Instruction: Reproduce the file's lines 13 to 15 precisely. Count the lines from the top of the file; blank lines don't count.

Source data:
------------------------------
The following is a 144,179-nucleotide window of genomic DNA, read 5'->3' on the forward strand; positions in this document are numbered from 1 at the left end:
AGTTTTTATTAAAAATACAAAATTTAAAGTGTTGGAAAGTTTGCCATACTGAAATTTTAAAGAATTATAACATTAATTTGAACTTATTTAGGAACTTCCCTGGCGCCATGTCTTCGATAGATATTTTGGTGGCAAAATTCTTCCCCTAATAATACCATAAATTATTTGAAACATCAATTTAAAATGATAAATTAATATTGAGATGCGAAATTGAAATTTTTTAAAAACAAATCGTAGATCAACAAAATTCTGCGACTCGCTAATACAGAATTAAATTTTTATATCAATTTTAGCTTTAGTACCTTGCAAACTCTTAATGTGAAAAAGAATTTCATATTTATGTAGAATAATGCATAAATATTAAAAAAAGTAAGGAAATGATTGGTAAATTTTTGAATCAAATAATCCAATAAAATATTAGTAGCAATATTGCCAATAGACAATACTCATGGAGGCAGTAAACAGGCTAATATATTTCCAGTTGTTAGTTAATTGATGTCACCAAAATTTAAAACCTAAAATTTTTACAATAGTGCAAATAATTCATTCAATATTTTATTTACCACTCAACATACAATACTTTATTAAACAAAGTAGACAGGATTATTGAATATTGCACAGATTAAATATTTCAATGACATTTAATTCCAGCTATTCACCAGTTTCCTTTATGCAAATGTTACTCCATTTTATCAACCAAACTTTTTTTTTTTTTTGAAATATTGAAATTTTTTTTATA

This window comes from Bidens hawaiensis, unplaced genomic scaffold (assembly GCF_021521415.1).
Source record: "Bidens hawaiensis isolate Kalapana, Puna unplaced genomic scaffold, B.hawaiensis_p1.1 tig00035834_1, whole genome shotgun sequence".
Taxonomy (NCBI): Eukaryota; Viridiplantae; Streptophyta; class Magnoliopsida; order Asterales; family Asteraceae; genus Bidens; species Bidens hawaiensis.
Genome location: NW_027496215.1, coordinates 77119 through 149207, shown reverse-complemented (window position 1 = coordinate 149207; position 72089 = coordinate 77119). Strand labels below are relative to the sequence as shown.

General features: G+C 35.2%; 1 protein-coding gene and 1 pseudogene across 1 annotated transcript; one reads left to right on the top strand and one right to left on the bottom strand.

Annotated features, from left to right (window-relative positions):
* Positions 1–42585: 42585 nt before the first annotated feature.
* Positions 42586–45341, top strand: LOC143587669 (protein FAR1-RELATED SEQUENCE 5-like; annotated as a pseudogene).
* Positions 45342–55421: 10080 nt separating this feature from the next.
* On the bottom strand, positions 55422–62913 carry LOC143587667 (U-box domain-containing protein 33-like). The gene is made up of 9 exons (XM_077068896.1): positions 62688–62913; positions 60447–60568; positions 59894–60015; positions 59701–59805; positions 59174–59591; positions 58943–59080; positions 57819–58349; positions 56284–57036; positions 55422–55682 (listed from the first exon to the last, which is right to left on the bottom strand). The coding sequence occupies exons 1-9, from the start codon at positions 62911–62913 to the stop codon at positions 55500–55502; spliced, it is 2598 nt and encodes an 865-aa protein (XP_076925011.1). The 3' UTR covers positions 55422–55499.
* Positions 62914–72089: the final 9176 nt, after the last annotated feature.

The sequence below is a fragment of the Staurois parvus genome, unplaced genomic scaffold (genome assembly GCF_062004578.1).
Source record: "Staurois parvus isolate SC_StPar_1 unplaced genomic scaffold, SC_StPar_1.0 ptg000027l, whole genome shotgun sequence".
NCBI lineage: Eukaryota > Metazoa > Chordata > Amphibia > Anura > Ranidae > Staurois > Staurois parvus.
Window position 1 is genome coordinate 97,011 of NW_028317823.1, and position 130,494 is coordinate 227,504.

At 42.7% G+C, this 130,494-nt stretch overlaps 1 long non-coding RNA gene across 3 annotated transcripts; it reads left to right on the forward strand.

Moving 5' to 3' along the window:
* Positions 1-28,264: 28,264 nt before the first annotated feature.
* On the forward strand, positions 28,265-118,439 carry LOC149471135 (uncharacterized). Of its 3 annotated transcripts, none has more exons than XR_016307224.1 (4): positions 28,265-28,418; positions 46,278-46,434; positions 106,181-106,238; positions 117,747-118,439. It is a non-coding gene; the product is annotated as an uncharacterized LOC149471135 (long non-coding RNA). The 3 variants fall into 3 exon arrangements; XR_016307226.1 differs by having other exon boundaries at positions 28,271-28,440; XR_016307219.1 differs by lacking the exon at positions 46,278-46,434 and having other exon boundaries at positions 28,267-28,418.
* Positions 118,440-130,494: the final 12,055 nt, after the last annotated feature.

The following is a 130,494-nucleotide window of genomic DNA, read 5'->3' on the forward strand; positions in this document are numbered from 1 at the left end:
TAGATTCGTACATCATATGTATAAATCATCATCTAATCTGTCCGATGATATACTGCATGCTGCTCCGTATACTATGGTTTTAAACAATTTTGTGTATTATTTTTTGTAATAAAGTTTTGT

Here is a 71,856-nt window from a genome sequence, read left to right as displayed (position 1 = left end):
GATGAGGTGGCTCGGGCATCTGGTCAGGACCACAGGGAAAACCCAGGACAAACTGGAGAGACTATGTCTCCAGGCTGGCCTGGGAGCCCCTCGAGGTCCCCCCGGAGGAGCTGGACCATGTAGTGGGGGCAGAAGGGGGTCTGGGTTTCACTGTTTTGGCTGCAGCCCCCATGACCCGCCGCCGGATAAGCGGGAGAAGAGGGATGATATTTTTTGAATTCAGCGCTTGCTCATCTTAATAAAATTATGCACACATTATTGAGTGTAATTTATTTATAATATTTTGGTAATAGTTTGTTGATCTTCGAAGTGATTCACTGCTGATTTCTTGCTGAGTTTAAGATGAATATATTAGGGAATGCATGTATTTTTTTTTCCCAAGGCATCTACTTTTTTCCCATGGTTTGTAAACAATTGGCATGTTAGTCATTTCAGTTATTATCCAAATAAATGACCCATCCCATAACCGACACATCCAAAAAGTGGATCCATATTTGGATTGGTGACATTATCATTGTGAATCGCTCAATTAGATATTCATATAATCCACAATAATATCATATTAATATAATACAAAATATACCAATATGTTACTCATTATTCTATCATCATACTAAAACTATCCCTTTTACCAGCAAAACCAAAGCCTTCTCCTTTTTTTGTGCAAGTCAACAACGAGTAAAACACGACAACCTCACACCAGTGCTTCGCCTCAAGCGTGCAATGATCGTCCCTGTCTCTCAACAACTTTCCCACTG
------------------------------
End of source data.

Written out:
* Positions 62914–72089: the final 9176 nt, after the last annotated feature.

The sequence below is a fragment of the Staurois parvus genome, unplaced genomic scaffold (genome assembly GCF_062004578.1).
Source record: "Staurois parvus isolate SC_StPar_1 unplaced genomic scaffold, SC_StPar_1.0 ptg000027l, whole genome shotgun sequence".